October 22, 2014
We are writing this letter because we have been shocked by the accusations that have been publicly leveled at Charles Bu by a member of our community. We see this not simply as a matter between two individuals, Charles Bu and Tom Cushman, but as one that endangers the standing of an entire group: persons of Asian descent. We are concerned by both the substance and the wording of the allegation contained in the article, “Policing University Partnerships in Authoritarian Countries” (New York Times, Oct. 5, 2014), even in the “corrected” version. Most of all, however, we are concerned by the dangerous assumptions that lie behind this allegation: assumptions that directly affect the lives of a large portion of the Wellesley community.
The charge made against Charles Bu, of “promoting the agenda of the Communist Party,” stems from a belief that is all too familiar in American history. The belief that people of Asian descent, by virtue of their race, cannot at heart be loyal citizens led directly to the internment of 120,000 Japanese Americans after Pearl Harbor on the grounds of national security. The majority of them were U.S. citizens; many were young children. Historians have since shown that there was no basis for the charge that Japanese Americans would have spied for the Japanese government. Nevertheless, these persons were deprived of their rights, their property, and their dignity on the basis of such reasoning. More recently, the case of the Taiwanese-American scientist Wen-Ho Lee, wrongfully accused of espionage for the Chinese government, jailed and put into solitary confinement, reminds us of this truth: that accusations of disloyalty are the most pervasive, and the most dangerous form of hostile treatment that Asian Americans as a group continue to face today.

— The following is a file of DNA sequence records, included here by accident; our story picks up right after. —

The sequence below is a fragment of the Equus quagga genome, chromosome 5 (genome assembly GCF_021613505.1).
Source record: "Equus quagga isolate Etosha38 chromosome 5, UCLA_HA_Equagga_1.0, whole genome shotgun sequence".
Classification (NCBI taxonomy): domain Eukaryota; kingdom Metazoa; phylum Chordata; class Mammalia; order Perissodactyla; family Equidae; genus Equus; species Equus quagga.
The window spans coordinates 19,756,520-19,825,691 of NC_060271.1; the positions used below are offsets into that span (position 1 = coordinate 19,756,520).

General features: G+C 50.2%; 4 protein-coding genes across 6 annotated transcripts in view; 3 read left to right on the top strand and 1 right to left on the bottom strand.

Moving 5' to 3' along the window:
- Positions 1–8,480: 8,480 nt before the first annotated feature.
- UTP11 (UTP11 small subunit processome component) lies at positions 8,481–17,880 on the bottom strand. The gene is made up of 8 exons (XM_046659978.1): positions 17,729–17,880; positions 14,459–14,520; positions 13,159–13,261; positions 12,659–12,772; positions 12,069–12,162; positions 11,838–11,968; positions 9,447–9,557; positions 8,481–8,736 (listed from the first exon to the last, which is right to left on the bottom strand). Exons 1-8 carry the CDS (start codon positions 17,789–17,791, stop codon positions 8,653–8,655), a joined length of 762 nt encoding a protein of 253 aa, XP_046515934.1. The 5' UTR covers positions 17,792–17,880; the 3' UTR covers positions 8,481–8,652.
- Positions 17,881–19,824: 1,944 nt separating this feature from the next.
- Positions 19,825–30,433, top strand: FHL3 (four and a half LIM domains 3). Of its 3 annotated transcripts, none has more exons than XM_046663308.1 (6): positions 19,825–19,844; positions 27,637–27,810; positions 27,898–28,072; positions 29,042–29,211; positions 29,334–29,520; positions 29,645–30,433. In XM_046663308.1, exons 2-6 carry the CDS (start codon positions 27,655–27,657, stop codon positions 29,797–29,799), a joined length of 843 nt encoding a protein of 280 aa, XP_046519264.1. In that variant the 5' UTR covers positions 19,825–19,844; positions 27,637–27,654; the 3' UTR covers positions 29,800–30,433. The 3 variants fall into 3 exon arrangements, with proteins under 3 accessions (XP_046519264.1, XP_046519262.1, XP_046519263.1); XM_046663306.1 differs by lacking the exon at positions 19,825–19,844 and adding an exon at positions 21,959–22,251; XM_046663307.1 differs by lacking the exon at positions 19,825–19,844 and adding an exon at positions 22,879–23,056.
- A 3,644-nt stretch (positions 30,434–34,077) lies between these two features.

We are deeply troubled by the implication contained in an email sent to all faculty on Oct. 22 (see below) that an Asian American who disagrees with one particular faculty member’s political beliefs is not in control of his or her own actions or words, and is merely an instrument of a foreign regime. According to this line of “reasoning”, any faculty or student at Wellesley of Asian descent who does not actively identify herself as an anti-Communist dissident and supporter of one particular political project, stands under suspicion of being a disloyal American.
Such words and behavior, whether intended or not, are creating a dangerous and toxic environment at Wellesley for members of our community of widely varying backgrounds and convictions, and most of all for those who are of Asian descent. If unchallenged, they are likely to damage our reputations and our lives, and the reputations and lives of our students and our children. We wish to make clear that we reject such pernicious forms of thought.
Yoon Sun Lee
Yu Jin Ko
*”Certainly [Bu] had the right to do [question Xia’s record], but so too did those of us who were defending Xia have the right to ask the question of Bu’s actions: cui bono?
I will leave it to readers to surmise whether such actions, whatever else Professor Bu thought he was doing, constitute acts of agency on Professor Bu’s part, and whom they benefitted. It certainly was not my colleague and co-author, Dr. David Yeliang Xia.” (Tom Cushman, email communication to all faculty, Oct. 22, 2014, emphasis added)